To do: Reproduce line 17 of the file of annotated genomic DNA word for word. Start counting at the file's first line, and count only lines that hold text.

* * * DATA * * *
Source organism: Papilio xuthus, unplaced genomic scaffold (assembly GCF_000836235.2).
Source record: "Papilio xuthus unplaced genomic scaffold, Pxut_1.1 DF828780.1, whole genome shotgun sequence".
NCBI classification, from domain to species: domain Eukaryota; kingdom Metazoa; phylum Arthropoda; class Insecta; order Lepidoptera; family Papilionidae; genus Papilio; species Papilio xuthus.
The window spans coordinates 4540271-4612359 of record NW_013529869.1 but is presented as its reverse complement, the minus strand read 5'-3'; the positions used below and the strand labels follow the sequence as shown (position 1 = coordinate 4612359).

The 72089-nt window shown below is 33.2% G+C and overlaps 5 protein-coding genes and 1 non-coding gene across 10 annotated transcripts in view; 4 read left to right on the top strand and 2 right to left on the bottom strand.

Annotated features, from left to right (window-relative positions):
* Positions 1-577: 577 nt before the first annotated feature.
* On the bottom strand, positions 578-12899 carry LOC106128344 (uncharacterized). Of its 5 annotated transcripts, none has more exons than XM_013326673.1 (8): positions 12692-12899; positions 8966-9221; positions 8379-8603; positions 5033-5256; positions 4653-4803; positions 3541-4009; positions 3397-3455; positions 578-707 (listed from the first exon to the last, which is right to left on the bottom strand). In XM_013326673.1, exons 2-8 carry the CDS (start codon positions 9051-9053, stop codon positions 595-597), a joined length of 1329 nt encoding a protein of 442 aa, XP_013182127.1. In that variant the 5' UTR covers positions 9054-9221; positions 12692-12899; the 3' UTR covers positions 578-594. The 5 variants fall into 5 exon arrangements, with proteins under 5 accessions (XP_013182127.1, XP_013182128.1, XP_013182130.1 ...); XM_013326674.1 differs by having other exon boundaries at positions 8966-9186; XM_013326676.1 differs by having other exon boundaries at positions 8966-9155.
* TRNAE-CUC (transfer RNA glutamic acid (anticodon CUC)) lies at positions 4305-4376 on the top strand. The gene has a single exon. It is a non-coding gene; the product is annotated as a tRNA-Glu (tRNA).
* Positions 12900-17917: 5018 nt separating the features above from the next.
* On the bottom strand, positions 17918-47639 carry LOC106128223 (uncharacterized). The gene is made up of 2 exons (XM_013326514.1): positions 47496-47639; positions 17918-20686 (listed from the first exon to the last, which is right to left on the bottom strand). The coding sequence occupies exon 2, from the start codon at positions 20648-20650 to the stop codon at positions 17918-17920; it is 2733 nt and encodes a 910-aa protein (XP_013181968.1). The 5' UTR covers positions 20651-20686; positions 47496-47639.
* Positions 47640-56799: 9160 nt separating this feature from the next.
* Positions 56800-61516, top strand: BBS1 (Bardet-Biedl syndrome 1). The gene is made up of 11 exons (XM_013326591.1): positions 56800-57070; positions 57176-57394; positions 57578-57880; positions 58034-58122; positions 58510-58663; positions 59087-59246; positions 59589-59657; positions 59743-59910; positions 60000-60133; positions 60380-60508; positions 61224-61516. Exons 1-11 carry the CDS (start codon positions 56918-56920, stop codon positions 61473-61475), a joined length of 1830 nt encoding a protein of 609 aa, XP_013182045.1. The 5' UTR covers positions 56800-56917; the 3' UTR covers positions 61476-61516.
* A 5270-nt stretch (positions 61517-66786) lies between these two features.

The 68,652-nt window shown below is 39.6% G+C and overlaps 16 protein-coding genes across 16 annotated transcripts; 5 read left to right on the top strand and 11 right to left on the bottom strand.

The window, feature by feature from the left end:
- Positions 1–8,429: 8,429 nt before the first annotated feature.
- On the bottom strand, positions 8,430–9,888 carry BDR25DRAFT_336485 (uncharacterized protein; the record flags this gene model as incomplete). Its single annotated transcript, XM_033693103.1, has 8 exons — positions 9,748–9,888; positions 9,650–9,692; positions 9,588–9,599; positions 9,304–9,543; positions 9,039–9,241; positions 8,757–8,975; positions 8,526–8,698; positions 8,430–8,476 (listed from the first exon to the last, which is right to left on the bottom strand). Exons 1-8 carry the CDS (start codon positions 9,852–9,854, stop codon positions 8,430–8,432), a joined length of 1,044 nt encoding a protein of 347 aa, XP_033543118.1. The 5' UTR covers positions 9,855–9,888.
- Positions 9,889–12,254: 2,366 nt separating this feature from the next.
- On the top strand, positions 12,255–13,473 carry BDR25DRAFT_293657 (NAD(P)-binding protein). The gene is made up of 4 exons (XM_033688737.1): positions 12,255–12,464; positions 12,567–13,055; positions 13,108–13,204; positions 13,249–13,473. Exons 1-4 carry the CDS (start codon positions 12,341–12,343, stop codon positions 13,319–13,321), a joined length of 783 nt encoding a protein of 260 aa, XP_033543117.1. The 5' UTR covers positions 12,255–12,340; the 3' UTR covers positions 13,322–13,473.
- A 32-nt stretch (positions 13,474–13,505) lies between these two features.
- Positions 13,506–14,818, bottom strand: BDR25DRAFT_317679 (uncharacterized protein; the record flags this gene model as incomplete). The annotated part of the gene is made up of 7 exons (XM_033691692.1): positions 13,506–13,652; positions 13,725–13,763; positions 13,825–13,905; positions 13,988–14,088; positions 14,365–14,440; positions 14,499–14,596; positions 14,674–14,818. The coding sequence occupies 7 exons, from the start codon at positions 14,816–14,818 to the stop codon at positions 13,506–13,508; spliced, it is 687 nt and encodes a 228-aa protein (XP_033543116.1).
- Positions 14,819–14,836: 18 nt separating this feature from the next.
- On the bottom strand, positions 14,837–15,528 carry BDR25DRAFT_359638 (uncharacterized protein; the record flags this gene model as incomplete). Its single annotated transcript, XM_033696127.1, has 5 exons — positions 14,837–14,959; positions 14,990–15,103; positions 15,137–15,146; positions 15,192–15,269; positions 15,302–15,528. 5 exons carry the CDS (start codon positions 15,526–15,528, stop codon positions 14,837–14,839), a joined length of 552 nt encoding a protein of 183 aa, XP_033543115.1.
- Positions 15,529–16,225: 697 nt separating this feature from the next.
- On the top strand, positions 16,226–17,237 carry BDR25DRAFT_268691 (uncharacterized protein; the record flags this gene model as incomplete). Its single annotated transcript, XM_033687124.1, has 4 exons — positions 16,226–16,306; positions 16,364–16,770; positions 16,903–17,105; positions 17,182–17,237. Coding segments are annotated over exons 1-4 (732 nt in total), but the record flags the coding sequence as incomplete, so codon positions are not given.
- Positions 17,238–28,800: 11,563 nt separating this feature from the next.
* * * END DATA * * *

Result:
- Positions 1–8,429: 8,429 nt before the first annotated feature.